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2nd February 2023

Vivienne Westwood: The ‘Queen of British Fashion’ and her orb

We take a look at the life and works of the much-loved Dame Vivienne Westwood, from visiting Buckingham Palace commando to telling people not to buy clothes. Who was the Queen of fashion?
Vivienne Westwood: The ‘Queen of British Fashion’ and her orb
Photo: Mattia Passeri @ Wikimedia Commons

Dame Vivienne Westwood died, at the age of 81, on December 29th 2022, peacefully and surrounded by her family, in Clapham, South London.” The following writing is a tribute to her life and work.

For many young people, Vivienne Westwood’s eponymous brand has provided a pathway into luxury fashion. Her orb logo is sported by many, and her chain and pearl necklaces especially, have become a cult favourite on social media. For those getting into fashion, wearing the orb is a simple way of establishing yourself as stylish.

But the Vivienne Westwood logo is not just a fashion statement. The orb pays homage to where the brand started, and where it went.

In 1971 Vivienne opened a boutique with her boyfriend, Malcolm McLaren. At the time, it was known as Let it Rock and catered to the Teddy Boy Subculture – draped jackets, a lot of leather, and clunky shoes. A year later Vivienne re-branded. The shop became Too Fast to Live, Too Young to Die. Her designs during this period used political slogans such as “Vive le Rock” and “Destroy”, written over a swastika. From the start, Westwood’s designs were provocative, and to many, unacceptable.

The shop’s outrageous t-shirt designs led to the prosecution of Westwood and McLaren under the 1959 Obscene Publications Act; they responded by re-branding once again. This time the shop was renamed Sex. Even more graphic tees, with explicit and offensive imagery, were produced under its name.

Most famous, perhaps, was the “God Save the Queen” t-shirt created by the duo in 1977, the same year that Queen Elizabeth was to celebrate her Silver Jubilee. In the Punk world, the summer of ’77 was known as “the Summer of Hate”. The t-shirt represented what Punk culture stood for: non-conformity, direct action, and rebellion. Little did Westwood know, that despite her anti-establishment attitude and rebellious nature, she would later form a relationship with the Royal Family.

1980 saw Vivienne’s move to the runway. She make her debut at London Fashion Week with a collection inspired by pirates. The designs were colourful and loose fitting, demonstrating her efforts to move away from the Punk genre she was cornered into. Her constant efforts to reform her brand and to re-establish herself were purposeful. In adopting a new aesthetic when her current one peaked in popularity, Vivienne not only maintained her relevance, but placed what she valued most at the forefront of her image: innovation, development, and making progress.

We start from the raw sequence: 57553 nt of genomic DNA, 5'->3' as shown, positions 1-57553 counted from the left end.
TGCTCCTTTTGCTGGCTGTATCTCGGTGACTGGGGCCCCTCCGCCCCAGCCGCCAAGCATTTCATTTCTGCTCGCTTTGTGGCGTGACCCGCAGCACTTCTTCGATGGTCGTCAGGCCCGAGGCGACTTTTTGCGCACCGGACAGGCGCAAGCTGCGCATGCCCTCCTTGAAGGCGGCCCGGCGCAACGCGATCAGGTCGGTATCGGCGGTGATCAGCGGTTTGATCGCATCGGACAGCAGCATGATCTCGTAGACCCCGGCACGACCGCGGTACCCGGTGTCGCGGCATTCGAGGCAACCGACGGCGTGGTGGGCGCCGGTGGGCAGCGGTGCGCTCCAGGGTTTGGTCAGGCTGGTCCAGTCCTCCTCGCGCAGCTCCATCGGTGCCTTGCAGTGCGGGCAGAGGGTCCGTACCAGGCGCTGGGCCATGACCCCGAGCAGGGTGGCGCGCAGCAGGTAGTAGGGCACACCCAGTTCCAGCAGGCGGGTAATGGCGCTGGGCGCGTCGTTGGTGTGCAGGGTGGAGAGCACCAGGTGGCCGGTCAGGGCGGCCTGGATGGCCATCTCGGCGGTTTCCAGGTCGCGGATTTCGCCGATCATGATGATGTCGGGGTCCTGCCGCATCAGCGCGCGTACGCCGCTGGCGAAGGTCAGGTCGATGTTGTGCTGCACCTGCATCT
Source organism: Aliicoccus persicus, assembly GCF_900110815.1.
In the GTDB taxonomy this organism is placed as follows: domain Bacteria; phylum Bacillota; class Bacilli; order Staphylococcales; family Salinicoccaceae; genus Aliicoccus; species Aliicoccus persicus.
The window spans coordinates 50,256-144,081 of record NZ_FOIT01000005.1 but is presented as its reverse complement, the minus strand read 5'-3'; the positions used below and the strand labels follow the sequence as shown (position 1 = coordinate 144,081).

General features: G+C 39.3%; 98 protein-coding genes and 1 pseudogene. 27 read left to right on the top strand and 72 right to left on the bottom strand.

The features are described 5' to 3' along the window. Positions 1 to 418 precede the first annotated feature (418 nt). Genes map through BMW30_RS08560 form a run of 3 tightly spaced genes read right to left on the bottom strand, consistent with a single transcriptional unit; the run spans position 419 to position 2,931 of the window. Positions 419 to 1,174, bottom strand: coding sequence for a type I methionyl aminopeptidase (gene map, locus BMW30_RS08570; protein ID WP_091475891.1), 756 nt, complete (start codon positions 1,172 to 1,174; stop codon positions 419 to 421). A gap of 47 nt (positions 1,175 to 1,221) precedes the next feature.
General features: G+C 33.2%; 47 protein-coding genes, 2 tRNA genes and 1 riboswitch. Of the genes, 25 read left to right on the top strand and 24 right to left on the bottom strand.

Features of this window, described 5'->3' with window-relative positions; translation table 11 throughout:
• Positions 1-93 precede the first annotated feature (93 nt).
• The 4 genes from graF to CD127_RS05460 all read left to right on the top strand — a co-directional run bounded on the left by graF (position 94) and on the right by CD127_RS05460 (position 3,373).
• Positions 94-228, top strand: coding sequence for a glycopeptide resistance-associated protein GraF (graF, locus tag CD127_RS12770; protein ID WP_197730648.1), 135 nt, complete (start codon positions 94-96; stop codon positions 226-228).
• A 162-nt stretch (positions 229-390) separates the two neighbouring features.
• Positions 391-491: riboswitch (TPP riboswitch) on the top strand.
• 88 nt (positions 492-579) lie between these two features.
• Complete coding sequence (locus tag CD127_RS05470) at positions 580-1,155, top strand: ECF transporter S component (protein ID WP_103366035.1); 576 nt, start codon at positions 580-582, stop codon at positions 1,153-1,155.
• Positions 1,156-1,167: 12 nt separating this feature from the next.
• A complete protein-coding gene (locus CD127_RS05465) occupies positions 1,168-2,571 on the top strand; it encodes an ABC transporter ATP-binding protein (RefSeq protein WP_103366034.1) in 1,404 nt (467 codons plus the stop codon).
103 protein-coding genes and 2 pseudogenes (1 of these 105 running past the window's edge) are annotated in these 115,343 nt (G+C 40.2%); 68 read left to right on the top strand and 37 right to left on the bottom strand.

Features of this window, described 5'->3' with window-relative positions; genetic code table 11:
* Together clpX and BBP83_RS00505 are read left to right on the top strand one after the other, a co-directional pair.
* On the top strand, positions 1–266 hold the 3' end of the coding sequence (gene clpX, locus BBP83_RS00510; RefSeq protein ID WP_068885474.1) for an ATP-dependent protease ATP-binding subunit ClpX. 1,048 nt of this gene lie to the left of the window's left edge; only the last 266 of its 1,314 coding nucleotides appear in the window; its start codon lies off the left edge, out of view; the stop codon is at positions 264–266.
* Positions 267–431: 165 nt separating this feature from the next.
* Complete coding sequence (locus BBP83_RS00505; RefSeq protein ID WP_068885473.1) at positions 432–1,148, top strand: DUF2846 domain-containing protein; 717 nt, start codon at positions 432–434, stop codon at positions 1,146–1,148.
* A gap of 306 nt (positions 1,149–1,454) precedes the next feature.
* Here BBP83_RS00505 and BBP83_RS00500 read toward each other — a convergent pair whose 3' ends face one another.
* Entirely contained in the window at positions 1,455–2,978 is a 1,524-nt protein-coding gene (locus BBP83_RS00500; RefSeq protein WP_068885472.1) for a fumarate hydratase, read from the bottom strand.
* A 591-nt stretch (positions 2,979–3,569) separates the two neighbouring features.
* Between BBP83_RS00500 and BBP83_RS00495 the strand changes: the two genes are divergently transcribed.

Photo: Woehning @ Wikimedia Commons

One of her most significant collaborations following her move to the high fashion sphere was her work with Harris Tweed. To this day, Harris Tweed is known for its durability and high quality. Using their fabric, Westwood made prince jackets, and princess suits (tailored double-breasted jackets and matching skirts), along with corsets and synthetic crowns. Considering her earlier work, the collection was comically chic and terribly British.

Despite the off-brand design choices, her work with Harris Tweed remained relevant for the duration of her career. Harris Tweed were the first to use an orb logo to mark their products. It protected the Harris name – symbolising the importance of tradition and craftsmanship. Inspired by their ethics, Vivienne created an orb of her own.

In a similar way, the Vivienne Westwood orb represents craftsmanship, quality, and authenticity. She added the surrounding rings to symbolise Saturn. For her, these manifested a future of exploration and innovation.

Indeed, her designs continued to evolve the world of fashion. She was named British Designer of the Year in 1991 and was invited to attend Buckingham Palace to receive an award. Staying true to herself, she attended commando.

Unsurprisingly, Westwood received many complaints in the media, being named disrespectful and crude. She brushed them off, unaffected as always, explaining that “I wished to show off my outfit by twirling the skirt. It did not occur to me that, as the photographers were practically on their knees, the result would be more glamorous than I expected“. The Queen was rumoured to find the affair quite amusing.

Her success and relationship with the British monarchy continued after this. Vivienne was made a Dame in 2006, for her services to British Fashion, went on to design for Princess Eugenie, and won the award for British Designer of the Year on another two occasions.

Despite her fame, Westwood remained true to her values. She famously sent Kate Moss, one of the most prolific models in the early 2000s, down the runway dressed as Marie Antoinette. Alongside her regal outfit, Westwood styled Kate Moss eating ice cream. Instead of using Moss’ fame to promote her clothing, Westwood chose to make a political statement.

Photo: UK in France @ Flickr

In the years before her death, Westwood was very vocal about social and environmental issues. Climate change and human rights were at the top of her agenda. During a 2020 interview with Naomi Campbell, she insisted that she was both an activist and a designer; “It’s very important to look great, if you want to make a point, because then, I think, people will listen to you more.

Vivienne Westwood was perhaps the only designer to tell people not to buy clothes.

Throughout her career, and up until her death, Vivienne Westwood remained faithful to the message that inspired her much-loved orb. She was unfalteringly authentic to herself, progressive, and innovative.


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